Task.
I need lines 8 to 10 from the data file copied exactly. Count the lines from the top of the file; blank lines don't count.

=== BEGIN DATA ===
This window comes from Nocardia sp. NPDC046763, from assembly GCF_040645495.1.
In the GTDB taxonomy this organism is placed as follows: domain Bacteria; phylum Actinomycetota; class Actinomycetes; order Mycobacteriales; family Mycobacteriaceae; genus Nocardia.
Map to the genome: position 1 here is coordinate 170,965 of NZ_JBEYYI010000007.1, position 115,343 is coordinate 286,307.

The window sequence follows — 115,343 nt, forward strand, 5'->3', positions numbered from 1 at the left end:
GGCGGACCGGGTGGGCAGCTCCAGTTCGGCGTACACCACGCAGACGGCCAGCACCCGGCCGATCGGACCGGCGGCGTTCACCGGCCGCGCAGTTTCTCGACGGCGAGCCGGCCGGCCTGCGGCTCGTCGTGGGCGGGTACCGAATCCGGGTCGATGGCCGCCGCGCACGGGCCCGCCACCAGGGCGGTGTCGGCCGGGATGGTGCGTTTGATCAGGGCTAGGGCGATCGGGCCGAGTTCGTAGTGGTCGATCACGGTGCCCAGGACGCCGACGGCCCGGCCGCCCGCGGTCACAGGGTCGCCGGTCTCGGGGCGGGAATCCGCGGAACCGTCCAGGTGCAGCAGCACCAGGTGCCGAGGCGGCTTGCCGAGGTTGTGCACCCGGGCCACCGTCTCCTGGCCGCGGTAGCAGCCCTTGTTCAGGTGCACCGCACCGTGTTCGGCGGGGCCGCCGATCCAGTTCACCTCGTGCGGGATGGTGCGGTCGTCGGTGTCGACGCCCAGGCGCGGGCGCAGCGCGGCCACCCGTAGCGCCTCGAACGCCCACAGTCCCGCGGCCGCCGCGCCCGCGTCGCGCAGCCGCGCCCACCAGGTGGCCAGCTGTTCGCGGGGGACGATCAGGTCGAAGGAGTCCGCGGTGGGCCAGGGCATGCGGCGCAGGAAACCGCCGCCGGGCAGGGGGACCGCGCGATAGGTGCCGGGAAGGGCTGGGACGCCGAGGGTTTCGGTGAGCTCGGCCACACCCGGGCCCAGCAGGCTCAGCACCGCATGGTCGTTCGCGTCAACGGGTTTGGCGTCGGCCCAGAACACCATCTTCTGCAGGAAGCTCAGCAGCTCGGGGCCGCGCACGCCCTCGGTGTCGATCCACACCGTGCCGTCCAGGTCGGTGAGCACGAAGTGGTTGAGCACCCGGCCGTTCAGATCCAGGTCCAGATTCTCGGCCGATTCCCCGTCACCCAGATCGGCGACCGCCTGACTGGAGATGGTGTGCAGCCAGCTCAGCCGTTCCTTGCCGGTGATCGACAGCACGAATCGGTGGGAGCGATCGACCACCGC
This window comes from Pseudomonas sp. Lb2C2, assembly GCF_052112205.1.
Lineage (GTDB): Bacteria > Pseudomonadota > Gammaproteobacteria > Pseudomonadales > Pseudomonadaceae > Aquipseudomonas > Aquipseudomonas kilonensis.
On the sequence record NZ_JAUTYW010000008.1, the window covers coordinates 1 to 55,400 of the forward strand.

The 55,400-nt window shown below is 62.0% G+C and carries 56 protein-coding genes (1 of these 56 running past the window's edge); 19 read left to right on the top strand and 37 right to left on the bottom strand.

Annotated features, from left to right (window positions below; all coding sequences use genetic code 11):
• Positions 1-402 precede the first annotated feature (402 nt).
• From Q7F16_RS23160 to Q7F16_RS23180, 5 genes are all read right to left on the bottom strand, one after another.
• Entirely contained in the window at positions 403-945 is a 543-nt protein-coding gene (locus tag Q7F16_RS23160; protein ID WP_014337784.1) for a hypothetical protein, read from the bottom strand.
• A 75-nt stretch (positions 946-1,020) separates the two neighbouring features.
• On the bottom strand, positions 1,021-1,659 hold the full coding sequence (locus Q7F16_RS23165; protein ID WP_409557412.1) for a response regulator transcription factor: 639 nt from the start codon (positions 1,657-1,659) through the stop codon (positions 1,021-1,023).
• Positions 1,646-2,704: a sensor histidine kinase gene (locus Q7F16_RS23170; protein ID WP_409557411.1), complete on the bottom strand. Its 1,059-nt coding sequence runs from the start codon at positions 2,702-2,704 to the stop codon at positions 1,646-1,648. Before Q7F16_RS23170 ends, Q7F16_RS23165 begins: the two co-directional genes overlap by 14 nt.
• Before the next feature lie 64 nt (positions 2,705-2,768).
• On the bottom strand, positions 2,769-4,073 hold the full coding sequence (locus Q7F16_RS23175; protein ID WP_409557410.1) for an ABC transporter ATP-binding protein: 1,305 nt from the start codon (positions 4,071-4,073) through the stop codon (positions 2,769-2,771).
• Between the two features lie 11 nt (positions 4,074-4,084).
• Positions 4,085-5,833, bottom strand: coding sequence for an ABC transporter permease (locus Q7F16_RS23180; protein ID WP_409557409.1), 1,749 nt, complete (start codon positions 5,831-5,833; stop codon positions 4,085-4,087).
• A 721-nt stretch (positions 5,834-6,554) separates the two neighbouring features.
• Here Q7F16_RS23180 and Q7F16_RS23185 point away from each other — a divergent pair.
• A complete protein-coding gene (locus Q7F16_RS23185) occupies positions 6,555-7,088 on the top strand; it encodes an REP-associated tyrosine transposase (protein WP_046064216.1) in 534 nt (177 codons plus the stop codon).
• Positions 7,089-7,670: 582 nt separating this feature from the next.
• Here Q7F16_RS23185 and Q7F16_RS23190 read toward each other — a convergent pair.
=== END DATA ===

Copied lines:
On the sequence record NZ_JAUTYW010000008.1, the window covers coordinates 1 to 55,400 of the forward strand.

The 55,400-nt window shown below is 62.0% G+C and carries 56 protein-coding genes (1 of these 56 running past the window's edge); 19 read left to right on the top strand and 37 right to left on the bottom strand.

Annotated features, from left to right (window positions below; all coding sequences use genetic code 11):